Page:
The Internet has changed the way we access information; we are constantly looking at our smartphones, tablets and computers to watch the news and videos, check our emails and use social networks. We take these things for granted without ever really thinking about the cost of providing these pieces of information. Using ad blockers will prevent the free access of professionals who are willing to share their knowledge and passion. People who share their expertise on the net have to pay for their equipment, computers, camcorders, web hosting, utility bills and so on, in order to provide you with interesting content to learn from or enjoy. This content has to be practical, well prepared, researched and formatted to make it attractive enough for an audience. The bottom line is: online content has a cost.
If we want to keep our free Internet we all need to contribute.
Authors, journalists, researchers and bloggers all dedicate their time and intellect to producing great content, most of the time for free. The least we can do for these people is to thank and support them by allowing a few ads on our screens. Most websites feature non-intrusive ads, as we all hate pop-ups and auto-playing videos – these kinds of sites are seen as spammers and receive few visitors unless they offer hot streaming videos, illegal downloads or pornographic content, which drain a lot of traffic. In this situation, I can understand the use of ad blockers. But overall, using an anti-advertising system does more harm than good, especially for YouTubers.
A subscription service is part of YouTube’s plan to find a way around ad-blocking programs. Launching on the 22 of October 2015, Google has now introduced a paywall called Youtube Red, which allows viewers to watch videos without ads and to access more videos.
Clearly, the fact that more and more users are choosing to block ads, as well as the cost of the infrastructure (around £2.5 billion) is a limitation of the current business model. As strange as it may sound, with more than 1 billion monthly viewers, Google does not make a profit from YouTube. This most likely explains why Google has never actually fought back against the anti-ads systems.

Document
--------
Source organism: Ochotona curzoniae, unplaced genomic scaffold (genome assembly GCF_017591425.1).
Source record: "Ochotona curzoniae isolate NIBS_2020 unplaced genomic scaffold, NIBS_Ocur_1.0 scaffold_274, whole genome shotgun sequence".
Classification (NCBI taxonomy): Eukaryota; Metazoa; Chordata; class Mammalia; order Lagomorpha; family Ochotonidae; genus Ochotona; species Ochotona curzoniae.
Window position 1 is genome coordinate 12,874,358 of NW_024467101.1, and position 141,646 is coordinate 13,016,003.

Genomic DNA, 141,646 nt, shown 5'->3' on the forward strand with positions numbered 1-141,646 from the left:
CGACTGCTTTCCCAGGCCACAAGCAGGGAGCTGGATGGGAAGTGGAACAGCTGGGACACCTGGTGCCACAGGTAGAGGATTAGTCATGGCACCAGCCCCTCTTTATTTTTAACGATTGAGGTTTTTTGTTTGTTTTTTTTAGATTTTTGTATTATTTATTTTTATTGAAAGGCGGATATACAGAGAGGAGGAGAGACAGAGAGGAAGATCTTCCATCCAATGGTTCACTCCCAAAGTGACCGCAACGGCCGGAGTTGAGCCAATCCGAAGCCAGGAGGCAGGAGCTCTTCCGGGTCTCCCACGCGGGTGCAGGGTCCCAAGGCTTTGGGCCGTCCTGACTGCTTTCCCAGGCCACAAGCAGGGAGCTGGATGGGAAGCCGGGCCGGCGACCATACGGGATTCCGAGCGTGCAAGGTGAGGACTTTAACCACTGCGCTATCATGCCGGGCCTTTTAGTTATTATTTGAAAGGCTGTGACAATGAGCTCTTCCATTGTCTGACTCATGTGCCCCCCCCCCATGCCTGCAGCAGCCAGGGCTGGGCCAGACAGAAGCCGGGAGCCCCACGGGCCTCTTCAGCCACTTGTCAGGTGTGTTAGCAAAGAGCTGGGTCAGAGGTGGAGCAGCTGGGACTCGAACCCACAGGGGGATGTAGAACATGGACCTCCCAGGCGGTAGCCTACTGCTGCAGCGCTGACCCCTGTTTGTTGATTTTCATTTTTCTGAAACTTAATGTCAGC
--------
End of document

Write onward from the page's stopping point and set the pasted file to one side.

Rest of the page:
The question is: who is taking advantage of that system? The viewer, who avoids five seconds of ads on YouTube, or maybe Adblock Plus, the most popular plugin for Internet browsers? Yes! Eyeo GmbH, the company that owns Adblock Plus, receives money from Google, Microsoft, Amazon and Taboola to whitelist their ads. I don’t know for sure exactly how much this unethical company receives to whitelist Google’s Ads, but rumour has it that it is around $25 million. Eyeo was accused of highway robbery by Scott Cunningham, Senior Vice President of the Internet Advertising Bureau. In my opinion it is extortion to block ads and charge money to unblock them; however, it is an ingenious idea!
Ad Blocking on the rise
According to PageFair, more and more users are installing ad-blocking software. AdBlocking is most popular among younger users – 41% of Internet users aged between 18 and 29 used the AdBlocking software, rising to 54% if only young males are counted.
Businesses therefore have to find other ways of generating their earnings, if they are to avoid losing money. Unless we come to our senses regarding the ethics of ad-blocking and cease using it, YouTube Red is just the beginning. This is not good for the future of the web